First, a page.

Un certain âge

I lowered my sunglasses and double-checked the street outside the bank before going in. “Pas des mechants, mes poulettes,” I whispered to the girls as I held the door open with the heel of my boot, wedged my orange BOB Revolution through the door, and made my way to the teller. She was très jolie, I had to admit, with her long brown hair and perfect lipstick, but I didn’t return her smile.

“May I help you, miss?” she asked, still smiling, giving me the benefit of the doubt, making nice.

“Bonjour,” I called over the counter, flaunting my accent. I still didn’t smile. “I need to close my account.” I showed her my license.

The teller furrowed her perfect brow. “Is there a problem?” she murmured confidentially.

“A problem? No.” Mais oui. Agathe and Édith were waking up now; their little chirps emerged from the stroller, which I jostled a bit while I debated how to tell the teller what she wanted to hear. I stooped down and pulled the leather satchel from underneath the Revolution and calmly passed it over the counter. “Here, take this. Give me all cash. Nothing smaller than hundreds, please.”

She nodded. I watched the second hand make a slow round of the clock above her pretty face. Mais oui, une problème, I thought as I recalled the past six months in the apartment with only the staff and the bébés. It wasn’t natural. “You can’t go outside alone,” David insisted. “It isn’t safe out there,” he’d coo to the girls as he’d part the blinds to peek at the street below.

Not long ago, I thought as I watched the teller’s manicured fingernails match the rhythm of the second hand, I used to enjoy David’s protectiveness. He loved me and didn’t want to share, I used to think. Merveilleux, I used to think when he had a museum shut down for the afternoon so we could wander through uninterrupted, or when he emptied out the restaurants first so we could dine privately. Oui, I used to love it.

“Just a moment while I go downstairs, miss,” the teller smiled.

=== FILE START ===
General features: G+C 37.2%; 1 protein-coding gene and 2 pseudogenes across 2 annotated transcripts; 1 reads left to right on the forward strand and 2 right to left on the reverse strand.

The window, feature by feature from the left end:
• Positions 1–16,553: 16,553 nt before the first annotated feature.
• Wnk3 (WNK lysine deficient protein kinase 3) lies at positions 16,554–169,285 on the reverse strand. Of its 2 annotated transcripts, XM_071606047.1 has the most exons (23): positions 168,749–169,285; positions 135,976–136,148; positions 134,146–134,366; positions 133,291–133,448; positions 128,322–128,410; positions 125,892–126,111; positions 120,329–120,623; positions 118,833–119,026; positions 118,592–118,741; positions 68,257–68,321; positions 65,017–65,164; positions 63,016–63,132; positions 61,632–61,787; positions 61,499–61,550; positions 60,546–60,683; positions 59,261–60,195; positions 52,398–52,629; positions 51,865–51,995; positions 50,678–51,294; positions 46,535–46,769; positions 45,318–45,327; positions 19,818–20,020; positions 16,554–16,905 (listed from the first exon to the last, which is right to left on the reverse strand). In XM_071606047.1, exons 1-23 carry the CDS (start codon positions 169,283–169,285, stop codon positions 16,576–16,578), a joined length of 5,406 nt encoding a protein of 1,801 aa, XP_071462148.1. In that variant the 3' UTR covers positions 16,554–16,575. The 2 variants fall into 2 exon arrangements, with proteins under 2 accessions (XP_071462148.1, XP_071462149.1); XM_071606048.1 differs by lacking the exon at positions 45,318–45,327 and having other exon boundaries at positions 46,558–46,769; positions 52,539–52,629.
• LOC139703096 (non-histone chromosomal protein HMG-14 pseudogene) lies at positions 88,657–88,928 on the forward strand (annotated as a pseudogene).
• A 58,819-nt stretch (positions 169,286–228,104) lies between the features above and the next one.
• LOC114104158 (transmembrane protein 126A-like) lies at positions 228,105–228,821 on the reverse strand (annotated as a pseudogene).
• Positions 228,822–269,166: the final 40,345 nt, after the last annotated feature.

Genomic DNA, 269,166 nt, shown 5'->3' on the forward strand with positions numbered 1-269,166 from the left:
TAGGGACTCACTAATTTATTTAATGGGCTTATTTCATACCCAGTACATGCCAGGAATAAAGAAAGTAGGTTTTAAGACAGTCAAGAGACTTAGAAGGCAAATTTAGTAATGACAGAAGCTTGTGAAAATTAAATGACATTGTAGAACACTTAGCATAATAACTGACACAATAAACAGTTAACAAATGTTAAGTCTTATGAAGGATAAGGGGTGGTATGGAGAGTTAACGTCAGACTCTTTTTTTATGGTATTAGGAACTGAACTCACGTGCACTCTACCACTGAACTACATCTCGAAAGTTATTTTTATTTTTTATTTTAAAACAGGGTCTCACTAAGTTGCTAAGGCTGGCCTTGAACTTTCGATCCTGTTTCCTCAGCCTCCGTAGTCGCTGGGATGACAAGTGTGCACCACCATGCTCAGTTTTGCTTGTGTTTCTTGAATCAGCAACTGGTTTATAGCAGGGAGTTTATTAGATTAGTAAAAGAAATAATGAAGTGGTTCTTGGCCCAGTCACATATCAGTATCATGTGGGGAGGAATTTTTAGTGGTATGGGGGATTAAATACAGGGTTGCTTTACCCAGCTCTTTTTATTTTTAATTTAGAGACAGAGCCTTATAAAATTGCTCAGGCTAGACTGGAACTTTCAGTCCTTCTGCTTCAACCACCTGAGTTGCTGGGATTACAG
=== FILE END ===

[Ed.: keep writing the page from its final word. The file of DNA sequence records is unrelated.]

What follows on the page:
The girls’ chirps turned to screeches. I clucked and jostled, jostled and clucked, but they wouldn’t settle. This was new to them, I realized, reaching into my handbag for their bottles. I shoved the plastic nipples into the girls’ open mouths and thank God, they shut up. I pulled out their twin bowls of organic crackers and plunked them on their matching trays. We were getting looks by then. I could feel the prying eyes on the back of my head and the skin on my bare hands began to crawl. I wished I’d worn gloves.

The teller returned, my bag hanging empty in her hand. “Please come with me, miss.”

“Just call me ma’am, why don’t you?” I screamed, slipping into my native drawl. My heart was pounding. The teller blinked but didn’t lose her composure. She pressed the bag into my hand and ushered me and the baby stroller through a door into a small room.

It turned out that my asshole husband had rolled my whole $50 million savings into one of his private accounts. It turned out to be a teensy clause in our fucking pre-nup. The teller smiled and handed me a tissue.

It wasn’t the bitch’s fault, so I backed the BOB out of the bank, turned on my heel, and headed for the park. At least that was free. “Ladies, don’t ever go and get married,” I called to the girls, who cooed back.

18 thoughts on “Un certain âge

  1. What an awful situation! She was so near freedom, away from him. The use of the accent, though, was interesting. Luckily I could remember some of my French from high school. I wonder, though, why she chose to use it? New life? New self?

  2. Wow, Christi, love the story and the tension. And DAMN!
    I think you would have a much more powerful ending with ‘handed me a tissue.’

  3. I was worried something worse was going to happen when she was called back. Of course, the ending presented wasn’t all sunshine and roses. Like Kymm said: great tension.

  4. She should’ve known a girl’s gotta be stealth! Take the money while you still go home to him every night. Ba-bam! Then you leave! Hahaha. (Not that I would know….)

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